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Completing a PGCHE as a teaching librarian



Laura Woods is Secretary of the Information Literacy Group, and is Subject Librarian for Computing and Engineering at the University of Huddersfield. In this post, she discusses her recent experience of completing a PGCHE, and how this has benefited her role as a teacher-librarian.

Introduction

Over the past academic year, I have been studying towards a Postgraduate Certificate in Higher Education (PGCHE), for which I was lucky to get funding from my employer.

The PGCHE course is required for all new academic staff at the University of Huddersfield. The University has a target for 100% of academic staff to hold teaching qualifications and be Fellows of the Higher Education Academy (FHEA). The course is therefore tailored to the requirements of FHEA accreditation.

It is not compulsory for non-academic staff to be qualified teachers or have FHEA status, but it is encouraged as part of the Library Subject Team’s team plan. Several of my colleagues have completed this course in previous years, so I knew from them how beneficial it was.

I wanted to do this qualification as teaching is a significant part of my role as a librarian, but I don’t feel like it comes naturally to me. I had never done any significant teaching before starting in my current role in 2014, so most of what I know I have learned on the job. I had completed some training in this area already (notably a week-long intensive Level 3 City & Guilds certificate in Teaching & Learning at Northern College in 2016, funded by the Information Literacy Group), but I really wanted more of a comprehensive, theoretical underpinning for my teaching practice.

Outline of the course

The course included a taught session every Friday afternoon, where I was able to meet and discuss with other teaching staff on the course. This was probably one of the most valuable aspects of the course in many ways, as it allowed me to get to know some of the newer teaching staff in the School I support as a Subject Librarian!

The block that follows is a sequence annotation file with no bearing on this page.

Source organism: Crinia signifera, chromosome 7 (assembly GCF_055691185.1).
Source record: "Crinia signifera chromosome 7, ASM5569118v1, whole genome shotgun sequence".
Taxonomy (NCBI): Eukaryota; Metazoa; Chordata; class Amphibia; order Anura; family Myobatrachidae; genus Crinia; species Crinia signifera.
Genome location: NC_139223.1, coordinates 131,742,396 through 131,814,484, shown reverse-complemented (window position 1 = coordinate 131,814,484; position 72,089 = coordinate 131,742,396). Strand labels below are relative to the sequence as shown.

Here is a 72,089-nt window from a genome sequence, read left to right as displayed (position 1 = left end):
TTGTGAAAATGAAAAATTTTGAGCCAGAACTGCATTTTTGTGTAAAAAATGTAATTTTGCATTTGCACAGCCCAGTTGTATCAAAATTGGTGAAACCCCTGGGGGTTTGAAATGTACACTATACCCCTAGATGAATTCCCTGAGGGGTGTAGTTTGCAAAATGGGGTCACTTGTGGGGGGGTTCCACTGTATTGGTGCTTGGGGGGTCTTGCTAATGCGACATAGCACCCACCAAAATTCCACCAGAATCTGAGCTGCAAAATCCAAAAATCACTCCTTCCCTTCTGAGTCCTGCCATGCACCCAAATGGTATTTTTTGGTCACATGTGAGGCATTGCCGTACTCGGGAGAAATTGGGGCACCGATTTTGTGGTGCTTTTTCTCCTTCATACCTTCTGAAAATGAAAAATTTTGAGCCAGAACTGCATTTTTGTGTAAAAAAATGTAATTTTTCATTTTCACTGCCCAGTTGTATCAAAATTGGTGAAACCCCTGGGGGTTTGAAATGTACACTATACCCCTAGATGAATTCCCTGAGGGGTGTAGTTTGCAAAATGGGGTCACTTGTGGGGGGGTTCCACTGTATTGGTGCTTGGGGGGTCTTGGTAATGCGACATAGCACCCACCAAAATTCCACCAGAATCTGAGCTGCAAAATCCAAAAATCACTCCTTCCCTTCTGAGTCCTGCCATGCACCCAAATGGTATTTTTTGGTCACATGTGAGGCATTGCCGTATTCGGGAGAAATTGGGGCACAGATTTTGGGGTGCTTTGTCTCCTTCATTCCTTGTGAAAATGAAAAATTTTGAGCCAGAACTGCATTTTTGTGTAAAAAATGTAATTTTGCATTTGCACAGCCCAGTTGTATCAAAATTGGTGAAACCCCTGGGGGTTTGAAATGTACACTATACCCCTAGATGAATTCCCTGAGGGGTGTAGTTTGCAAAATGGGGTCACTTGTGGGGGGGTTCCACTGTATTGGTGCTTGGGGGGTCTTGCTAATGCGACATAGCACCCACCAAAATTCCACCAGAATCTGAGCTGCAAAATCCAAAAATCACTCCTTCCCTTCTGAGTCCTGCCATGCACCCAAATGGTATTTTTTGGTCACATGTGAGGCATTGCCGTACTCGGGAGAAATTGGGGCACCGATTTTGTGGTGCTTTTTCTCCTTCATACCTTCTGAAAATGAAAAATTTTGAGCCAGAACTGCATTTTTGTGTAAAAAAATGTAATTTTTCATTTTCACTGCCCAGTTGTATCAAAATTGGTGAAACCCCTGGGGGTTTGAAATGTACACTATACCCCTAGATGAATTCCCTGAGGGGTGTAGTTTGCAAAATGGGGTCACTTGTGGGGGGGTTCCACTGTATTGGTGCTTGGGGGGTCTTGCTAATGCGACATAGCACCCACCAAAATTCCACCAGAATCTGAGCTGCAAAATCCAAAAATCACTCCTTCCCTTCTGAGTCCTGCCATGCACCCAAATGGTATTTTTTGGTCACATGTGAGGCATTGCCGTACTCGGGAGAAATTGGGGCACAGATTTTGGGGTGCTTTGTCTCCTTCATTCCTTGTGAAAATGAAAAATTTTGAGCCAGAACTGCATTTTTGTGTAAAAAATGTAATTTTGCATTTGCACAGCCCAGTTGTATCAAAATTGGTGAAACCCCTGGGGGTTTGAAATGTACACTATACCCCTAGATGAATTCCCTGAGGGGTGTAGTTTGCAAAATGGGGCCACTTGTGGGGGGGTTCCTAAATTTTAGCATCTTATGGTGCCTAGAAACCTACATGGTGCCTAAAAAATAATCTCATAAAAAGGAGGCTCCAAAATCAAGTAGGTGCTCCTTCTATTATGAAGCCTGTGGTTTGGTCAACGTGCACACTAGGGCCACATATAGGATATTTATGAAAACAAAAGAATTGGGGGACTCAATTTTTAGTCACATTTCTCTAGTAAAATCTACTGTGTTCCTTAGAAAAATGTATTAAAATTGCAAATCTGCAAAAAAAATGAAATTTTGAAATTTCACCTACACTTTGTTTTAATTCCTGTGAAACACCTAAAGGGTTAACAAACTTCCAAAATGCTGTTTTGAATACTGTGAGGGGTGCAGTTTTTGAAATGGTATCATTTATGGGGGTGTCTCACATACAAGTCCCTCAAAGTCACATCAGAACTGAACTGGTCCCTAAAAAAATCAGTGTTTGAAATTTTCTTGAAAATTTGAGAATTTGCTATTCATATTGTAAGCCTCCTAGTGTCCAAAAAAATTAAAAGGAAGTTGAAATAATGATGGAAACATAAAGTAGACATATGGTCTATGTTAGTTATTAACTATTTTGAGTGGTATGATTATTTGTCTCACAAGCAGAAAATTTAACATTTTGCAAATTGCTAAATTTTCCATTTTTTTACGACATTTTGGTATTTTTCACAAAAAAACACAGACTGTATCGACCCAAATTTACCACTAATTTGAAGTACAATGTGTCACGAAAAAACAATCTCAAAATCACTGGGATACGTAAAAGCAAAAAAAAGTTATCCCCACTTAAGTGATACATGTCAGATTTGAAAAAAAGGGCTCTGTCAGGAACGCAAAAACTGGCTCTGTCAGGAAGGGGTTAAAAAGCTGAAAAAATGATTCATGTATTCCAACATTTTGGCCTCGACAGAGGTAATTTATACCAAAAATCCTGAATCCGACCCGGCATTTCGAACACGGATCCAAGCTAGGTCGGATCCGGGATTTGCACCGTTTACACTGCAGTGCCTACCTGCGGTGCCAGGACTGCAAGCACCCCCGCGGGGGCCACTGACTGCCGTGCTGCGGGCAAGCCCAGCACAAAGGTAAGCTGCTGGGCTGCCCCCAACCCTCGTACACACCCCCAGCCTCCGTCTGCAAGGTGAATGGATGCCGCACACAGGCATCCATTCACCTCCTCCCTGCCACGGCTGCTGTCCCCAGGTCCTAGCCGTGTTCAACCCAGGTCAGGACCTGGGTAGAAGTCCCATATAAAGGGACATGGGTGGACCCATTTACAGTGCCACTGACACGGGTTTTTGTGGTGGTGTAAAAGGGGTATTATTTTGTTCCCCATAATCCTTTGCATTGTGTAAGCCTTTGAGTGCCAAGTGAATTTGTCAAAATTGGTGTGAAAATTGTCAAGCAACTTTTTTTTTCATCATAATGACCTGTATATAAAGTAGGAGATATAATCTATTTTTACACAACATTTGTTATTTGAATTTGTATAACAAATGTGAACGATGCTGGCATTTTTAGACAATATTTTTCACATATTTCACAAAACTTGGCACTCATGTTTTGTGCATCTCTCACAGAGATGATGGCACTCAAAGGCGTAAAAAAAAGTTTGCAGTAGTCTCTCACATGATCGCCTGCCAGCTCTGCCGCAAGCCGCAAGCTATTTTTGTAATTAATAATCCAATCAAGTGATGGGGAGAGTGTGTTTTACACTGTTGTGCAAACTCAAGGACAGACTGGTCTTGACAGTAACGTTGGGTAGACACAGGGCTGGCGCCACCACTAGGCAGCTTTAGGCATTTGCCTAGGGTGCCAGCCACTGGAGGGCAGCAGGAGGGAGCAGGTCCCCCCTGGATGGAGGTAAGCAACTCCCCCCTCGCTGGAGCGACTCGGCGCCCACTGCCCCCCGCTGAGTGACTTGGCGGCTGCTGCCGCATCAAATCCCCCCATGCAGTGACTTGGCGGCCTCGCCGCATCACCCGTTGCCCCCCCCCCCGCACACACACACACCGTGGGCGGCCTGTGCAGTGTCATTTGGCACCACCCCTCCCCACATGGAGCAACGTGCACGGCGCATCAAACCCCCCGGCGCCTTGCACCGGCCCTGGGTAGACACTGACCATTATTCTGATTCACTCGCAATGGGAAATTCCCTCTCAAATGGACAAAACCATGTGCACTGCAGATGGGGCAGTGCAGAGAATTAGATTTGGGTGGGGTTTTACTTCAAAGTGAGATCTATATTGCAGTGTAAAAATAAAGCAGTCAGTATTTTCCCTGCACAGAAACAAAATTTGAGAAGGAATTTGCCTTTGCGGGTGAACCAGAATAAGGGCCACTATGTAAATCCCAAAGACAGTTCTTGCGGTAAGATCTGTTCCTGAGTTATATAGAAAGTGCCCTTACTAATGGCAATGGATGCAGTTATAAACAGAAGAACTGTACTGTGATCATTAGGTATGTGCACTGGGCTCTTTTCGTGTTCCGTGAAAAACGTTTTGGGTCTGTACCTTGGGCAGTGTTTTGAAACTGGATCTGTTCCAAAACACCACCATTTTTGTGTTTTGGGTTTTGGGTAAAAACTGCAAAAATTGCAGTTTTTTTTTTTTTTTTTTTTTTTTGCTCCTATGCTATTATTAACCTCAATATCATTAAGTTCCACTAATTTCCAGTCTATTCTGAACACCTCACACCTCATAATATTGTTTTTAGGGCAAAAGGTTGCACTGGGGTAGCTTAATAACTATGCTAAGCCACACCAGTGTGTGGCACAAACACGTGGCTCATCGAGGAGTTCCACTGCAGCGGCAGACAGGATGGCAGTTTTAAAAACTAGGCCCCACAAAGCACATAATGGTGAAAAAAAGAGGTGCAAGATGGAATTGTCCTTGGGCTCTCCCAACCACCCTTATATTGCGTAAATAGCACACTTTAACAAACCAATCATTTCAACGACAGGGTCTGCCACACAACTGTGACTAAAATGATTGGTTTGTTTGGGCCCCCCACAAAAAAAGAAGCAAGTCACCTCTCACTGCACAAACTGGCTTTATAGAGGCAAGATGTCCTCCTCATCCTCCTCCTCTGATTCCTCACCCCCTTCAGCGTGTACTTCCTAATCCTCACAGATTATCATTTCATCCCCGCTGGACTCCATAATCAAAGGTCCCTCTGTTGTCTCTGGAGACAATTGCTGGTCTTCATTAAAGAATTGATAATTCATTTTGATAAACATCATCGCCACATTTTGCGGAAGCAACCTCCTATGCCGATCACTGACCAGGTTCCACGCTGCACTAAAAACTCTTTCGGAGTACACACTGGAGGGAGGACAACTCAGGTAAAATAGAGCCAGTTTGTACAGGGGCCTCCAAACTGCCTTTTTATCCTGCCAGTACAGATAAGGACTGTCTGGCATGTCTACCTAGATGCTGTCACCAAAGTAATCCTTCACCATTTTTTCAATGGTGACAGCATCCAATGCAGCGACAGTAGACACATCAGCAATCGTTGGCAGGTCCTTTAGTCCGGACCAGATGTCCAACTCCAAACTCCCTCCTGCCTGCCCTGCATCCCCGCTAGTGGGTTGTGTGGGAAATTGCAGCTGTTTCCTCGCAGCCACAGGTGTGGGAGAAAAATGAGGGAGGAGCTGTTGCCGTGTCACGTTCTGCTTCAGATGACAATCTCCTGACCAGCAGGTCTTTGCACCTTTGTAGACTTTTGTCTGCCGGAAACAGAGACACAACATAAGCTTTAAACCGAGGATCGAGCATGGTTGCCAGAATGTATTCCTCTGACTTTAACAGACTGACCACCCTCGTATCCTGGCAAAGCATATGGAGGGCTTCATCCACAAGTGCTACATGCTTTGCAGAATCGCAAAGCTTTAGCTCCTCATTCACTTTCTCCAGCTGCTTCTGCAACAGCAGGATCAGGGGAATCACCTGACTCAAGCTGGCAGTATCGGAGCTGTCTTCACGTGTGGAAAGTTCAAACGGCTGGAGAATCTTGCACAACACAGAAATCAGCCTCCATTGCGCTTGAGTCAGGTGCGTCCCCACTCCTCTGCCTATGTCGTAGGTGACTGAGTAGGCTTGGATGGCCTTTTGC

The assessment, which I submitted in June, was a portfolio of evidence on development of my teaching practice throughout the year, a completed Personal Development Plan (PDP), records of at least four teaching observations I had to complete throughout the year, and an 8,000-word reflective commentary.

The time commitment was substantial, but manageable within my current role. I was fortunate that my line manager is very supportive of this kind of development activity, so I was able to have the Friday afternoons away from work to actually attend the course, and was able to spend some work time putting together my portfolio. I did sacrifice pretty much all of my weekends throughout the year: there was a lot of background reading to do, and I also spent my weekends writing up reflective diaries on “critical incidents” that had occurred in the previous week.

It was fairly straightforward to fit in around my work as the point of the course is to reflect on and develop your own teaching. The most valuable advice I received before I started, which I would pass on to anyone else considering doing this or a similar qualification, was to gather evidence and keep a reflective diary as I went along. I was really grateful for this advice when I came to assemble my final portfolio at the end: it would have been an impossible task if I hadn’t kept on top of it throughout the year!